Sunday, July 23, 2017

Constructing an Urban Smell Map

Must be something in the air. Over the past few years, many artists/scientists have been making smell maps of their cities. Victoria Henshaw is the most popular, with her “smellwalks” and her book Urban Smellscapes. But there’s others, like Kate McLean’s Sensory Maps, and Jason Logan’s handscrawled Scents and the City (seen above).

I think it’s just that maps are becoming a big deal. Something about big data, social media, and GIS interface. Maybe that Snapchat debacle too. The smell map we’re looking at today wraps up all three of these, and makes a very ambitious project into a neat interactive plaything. I wasn’t satisfied with the map, however, and was way more interested in the Urban Smell Dictionary they created in order to make their map I the first place. I was suspicious, so I went through their full report.

So here goes:

First they conducted smellwalks in each of the cities to be mapped (London and Barcelona), and along with some previous literature on the subject, they used the words generated on these smellwalks to support their lexicon. Then they collected geo-referenced picture tags from Flickr (530K), Instagram (35K), and Twitter (113K). Those tags and tweets were matched with the words in the smell dictionary, and voila!

The lexicon, in detail:

First they did some co-occurrence modeling, so that smell-words that appear in the same post/tweet are related. Then they used network analysis software, also called a community structure detection algorithm. InfoMap is the one they used, but they did further partitioning with another program.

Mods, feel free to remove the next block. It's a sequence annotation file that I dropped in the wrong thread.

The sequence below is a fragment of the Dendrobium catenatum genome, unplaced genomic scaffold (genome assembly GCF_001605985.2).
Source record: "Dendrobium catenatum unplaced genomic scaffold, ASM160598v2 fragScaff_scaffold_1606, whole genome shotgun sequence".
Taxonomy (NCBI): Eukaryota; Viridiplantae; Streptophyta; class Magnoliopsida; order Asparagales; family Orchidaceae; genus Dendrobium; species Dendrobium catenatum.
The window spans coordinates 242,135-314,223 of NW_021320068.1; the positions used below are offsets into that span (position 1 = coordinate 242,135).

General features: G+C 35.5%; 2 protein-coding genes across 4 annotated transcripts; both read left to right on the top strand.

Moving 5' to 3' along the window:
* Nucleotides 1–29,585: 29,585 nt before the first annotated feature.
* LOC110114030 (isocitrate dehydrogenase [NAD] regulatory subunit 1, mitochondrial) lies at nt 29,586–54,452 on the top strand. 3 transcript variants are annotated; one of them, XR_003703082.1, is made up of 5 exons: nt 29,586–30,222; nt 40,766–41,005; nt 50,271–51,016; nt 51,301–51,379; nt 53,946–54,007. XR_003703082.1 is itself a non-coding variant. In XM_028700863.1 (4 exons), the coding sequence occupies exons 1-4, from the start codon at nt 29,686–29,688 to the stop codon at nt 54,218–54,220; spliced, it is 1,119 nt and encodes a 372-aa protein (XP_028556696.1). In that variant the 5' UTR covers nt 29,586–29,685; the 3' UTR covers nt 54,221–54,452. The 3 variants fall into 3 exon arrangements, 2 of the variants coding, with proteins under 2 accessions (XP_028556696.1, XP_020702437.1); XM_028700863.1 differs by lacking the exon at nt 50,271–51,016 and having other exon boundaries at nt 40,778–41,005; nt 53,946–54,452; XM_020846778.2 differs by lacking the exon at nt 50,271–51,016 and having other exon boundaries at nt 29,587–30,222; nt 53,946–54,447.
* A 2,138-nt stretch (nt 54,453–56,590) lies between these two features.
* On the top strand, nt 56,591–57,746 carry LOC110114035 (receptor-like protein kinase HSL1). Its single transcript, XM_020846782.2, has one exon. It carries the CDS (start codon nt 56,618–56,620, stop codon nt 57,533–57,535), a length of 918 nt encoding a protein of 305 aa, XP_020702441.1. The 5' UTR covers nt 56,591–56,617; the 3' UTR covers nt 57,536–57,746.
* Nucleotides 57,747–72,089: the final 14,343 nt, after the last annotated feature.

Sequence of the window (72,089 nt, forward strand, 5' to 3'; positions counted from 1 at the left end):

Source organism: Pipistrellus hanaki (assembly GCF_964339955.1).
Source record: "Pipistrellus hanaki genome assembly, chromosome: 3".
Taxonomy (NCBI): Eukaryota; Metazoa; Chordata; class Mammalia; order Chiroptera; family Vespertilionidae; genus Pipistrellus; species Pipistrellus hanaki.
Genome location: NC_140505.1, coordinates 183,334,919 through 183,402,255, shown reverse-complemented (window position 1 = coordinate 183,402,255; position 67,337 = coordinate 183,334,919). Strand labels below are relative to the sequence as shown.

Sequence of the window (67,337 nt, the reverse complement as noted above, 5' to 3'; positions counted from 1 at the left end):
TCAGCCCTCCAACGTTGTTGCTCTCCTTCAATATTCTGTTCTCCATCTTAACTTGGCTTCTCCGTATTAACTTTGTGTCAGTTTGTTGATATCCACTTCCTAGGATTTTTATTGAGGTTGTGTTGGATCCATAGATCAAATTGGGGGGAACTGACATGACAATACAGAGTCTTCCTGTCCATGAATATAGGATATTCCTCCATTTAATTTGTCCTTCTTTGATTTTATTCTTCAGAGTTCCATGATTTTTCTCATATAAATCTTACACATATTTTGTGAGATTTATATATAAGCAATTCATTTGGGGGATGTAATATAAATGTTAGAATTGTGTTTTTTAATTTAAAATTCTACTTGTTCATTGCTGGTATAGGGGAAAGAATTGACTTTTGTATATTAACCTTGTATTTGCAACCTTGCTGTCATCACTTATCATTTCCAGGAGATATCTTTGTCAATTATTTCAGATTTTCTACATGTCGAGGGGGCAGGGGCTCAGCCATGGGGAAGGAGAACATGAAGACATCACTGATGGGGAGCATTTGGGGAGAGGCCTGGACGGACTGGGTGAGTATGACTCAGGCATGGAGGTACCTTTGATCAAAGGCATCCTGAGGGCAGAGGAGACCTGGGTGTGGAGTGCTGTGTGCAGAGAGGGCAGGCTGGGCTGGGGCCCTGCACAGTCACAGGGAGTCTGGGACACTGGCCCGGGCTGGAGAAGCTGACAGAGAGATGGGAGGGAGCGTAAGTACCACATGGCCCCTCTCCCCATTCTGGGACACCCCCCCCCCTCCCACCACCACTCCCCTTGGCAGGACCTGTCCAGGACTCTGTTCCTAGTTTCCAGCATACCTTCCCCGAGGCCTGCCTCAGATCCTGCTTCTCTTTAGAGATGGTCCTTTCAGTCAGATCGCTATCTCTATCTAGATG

The result?

Urban Smellscape Aroma Wheel

Who did it?
University of Turin computer science professor Rossano Schifanella, and Bell Labs researchers Luca Maria Aiello and Daniele Quercia.

Image source: “I Smell NY” Smell Map by Jason Logan

Quercia, Daniele, Rossano Schifanella, Luca Maria Aiello, and Kate McLean. 2015. “Smelly Maps: The Digital Life of Urban Smellscapes.” In Proceedings of the Ninth International AAAI Conference on Web and Social Media (ICWSM 2015). Palo Alto, CA: AAAI Publications. 327-336. Accessed November 28, 2016.

Full pdf:

Post Script:
There was a really cool observation made during their report which I’d like to explain here. In the remarks they make about “base notes,” there's some good entropy data in there somewhere, about smells, awareness, and the amount of time you spend in a place/some measure of odor-attenuation.

Let's start with their explanation of "notes" (and I’ll just quote from the paper)

“When a new perfume is created, different top, middle, and base note ingredients are combined to make the new fragrance. Those notes differ in terms of their tenacity. Top notes are those perceived immediately (e.g., citrus fruits, aromatic herbs) and, since they are intense, they are also volatile and evaporate quickly. By contrast, base notes are those adding depth and stay on the skin for hours (e.g., wood, moss, amber, and vanilla). Middle notes sit somewhere in between (e.g., flowers, spices, berries).”

Now they explain the urban smellscape:

“Base notes. The macro-level base notes for the urban smellscape are those that are likely smelled by a city’s first-timer visitors. That is because known odors are unconsciously processed by people, while only unfamiliar or strong odors are brought to people’s attention (as potential threats or sources of pleasure). As a result, residents are not likely to pay attention to their city’s base notes, while visitors would be able to consciously process them.

“Mid-level notes. As one moves through the city, the base notes blend with dominant smells that are localized in specific areas (e.g., factories, fish markets).

“High notes. Finally, the micro-level high notes are shortlived odors (e.g., goods from a leather shop). These are emitted in points that are very localized in space and time. … High notes are likely to go undetected because of data sparsity and because of our spatial unit of analysis being a street segment.”

And one more thing, I’m like how do you say this and not cite it??

 “Air pollutants also have been found to reduce the ability of floral scent trails to travel through air.”

-I’ve never heard this, and they provide no citation

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